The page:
Although not part of the ballet, part of the significance of the events comes 20 years later. With the death of crown prince Rudolf in 1889, his cousin becomes the next heir apparent to the throne. The cousin is Archduke Franz Ferdinand, whose assassination in 1914 was the first domino to fall in the chain reaction that became World War I. It’s worth a mention since American knowledge of European aristocracy is usually limited to the travails of British royalty despite the 1968 film with Omar Sharif and Catherine Deneuve as Rudolf and Mary.
The director’s notes on casting
The Royal Ballet arrives this week from Japan where it has been on tour. The director Kevin O’Hare and principal dancer Lauren Cuthbertson juggled the time difference in Japan to talk about Mayerling as well as the second week’s more contemporary offering, a collaboration of resident choreographer Wayne McGregor and composer Thomas Adès.
Q: Los Angeles is seeing three different dancers as Rudolf and three different dancers as Mary. Except for Natalia Osipova who has performed here, Los Angeles audiences are less familiar with current Royal Ballet stars. MacMillan was known for liking dancers who brought individuality to their interpretations. Would you talk a bit about Mayerling and the individual interpretation each of three pairings brings to Rudolf and Mary?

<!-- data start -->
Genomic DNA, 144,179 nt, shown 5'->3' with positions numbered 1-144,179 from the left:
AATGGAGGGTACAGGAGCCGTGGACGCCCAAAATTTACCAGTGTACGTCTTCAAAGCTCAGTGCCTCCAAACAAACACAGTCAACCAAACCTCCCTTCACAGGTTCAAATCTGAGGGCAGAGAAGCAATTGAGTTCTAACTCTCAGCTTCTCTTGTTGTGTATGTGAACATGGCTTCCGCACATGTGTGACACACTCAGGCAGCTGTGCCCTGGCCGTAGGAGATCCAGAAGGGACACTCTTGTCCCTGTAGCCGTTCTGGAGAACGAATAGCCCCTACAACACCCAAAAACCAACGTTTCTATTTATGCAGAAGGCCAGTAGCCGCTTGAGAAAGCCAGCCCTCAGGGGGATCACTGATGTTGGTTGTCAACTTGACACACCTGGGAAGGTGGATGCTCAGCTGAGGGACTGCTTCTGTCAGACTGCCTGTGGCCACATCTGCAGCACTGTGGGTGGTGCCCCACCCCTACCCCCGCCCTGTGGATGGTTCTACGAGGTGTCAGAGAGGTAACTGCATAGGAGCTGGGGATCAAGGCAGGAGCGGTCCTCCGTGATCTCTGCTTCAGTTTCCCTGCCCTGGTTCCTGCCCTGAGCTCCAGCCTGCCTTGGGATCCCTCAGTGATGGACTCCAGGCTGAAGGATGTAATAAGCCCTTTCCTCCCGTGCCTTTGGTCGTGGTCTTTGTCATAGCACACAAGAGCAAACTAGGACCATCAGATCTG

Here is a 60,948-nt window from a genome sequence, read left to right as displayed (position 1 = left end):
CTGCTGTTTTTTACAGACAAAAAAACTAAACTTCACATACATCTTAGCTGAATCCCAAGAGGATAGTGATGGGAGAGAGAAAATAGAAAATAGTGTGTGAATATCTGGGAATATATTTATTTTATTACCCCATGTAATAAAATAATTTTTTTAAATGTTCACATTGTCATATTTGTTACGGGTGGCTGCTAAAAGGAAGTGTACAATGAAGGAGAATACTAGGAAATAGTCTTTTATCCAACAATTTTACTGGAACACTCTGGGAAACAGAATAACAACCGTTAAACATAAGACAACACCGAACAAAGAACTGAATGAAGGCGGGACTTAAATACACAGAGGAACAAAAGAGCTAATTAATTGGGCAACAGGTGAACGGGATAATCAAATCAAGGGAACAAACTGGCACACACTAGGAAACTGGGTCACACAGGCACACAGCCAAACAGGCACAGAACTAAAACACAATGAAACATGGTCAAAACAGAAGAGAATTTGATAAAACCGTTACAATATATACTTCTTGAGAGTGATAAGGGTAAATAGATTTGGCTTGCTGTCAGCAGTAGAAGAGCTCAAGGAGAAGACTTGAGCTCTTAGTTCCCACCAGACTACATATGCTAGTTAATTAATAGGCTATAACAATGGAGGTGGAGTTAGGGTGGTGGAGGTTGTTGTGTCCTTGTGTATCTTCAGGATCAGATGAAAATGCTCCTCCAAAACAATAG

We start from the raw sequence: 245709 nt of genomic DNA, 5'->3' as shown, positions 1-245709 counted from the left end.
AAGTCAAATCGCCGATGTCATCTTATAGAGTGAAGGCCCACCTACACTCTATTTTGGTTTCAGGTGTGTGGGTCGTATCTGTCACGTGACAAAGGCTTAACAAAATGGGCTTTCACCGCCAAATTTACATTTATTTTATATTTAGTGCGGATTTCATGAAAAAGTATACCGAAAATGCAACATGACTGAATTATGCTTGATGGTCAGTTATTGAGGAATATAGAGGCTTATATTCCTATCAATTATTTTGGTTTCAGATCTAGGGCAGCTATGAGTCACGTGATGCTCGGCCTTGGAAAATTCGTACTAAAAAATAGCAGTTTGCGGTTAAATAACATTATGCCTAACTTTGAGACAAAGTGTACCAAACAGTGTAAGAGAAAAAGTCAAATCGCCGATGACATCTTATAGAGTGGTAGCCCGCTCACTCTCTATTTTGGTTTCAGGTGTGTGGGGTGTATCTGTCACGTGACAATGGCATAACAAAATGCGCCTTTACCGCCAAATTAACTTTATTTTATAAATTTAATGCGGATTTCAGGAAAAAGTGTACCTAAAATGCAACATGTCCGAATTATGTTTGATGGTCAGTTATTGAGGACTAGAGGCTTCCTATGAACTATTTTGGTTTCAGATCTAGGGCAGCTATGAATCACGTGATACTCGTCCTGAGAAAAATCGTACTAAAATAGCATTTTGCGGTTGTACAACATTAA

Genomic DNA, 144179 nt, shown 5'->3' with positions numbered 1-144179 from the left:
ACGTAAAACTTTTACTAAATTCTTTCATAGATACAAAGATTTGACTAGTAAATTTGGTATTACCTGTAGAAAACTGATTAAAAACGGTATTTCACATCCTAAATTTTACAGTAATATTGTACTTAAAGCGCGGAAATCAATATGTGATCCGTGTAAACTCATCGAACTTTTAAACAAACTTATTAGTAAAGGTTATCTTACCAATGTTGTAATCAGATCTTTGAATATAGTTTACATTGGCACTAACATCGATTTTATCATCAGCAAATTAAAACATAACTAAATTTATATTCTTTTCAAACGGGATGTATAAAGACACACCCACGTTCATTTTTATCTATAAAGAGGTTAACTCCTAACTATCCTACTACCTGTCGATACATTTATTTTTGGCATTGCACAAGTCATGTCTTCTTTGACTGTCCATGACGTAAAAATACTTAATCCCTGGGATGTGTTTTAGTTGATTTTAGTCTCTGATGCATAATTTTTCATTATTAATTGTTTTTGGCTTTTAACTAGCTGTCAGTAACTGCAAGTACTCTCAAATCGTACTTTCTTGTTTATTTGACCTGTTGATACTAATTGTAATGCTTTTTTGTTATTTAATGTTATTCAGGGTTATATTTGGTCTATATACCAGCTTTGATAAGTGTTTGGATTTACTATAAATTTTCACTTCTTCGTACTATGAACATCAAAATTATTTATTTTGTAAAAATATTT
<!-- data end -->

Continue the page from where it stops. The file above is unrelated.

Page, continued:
O’HARE: The ballet is a very big story, but it does come down to these two people. The part of Rudolf especially is the Mount Everest of male dancing. Hard as it is, the guys relish it.
Q: Opening night is Ryoichi Hirano and Natalia Ospiova?
O’Hare: Ryoichi is turning into one of the company’s great dancing actors. He’s a big man and brings a large physical presence and great force to Rudolf. Ryoichi danced many of the other roles so he had the ballet’s history in his DNA before making his debut as Rudolf last fall. He is such a massive presence that it is powerful to see this big physical presence disintegrate with all his psychological pressures. Natalia is more vulnerable and weak. You can see from the beginning that she is totally obsessed with him and feels where this is going from the minute she puts eyes on him.
Q: Saturday night is Matthew Ball and Sarah Lamb?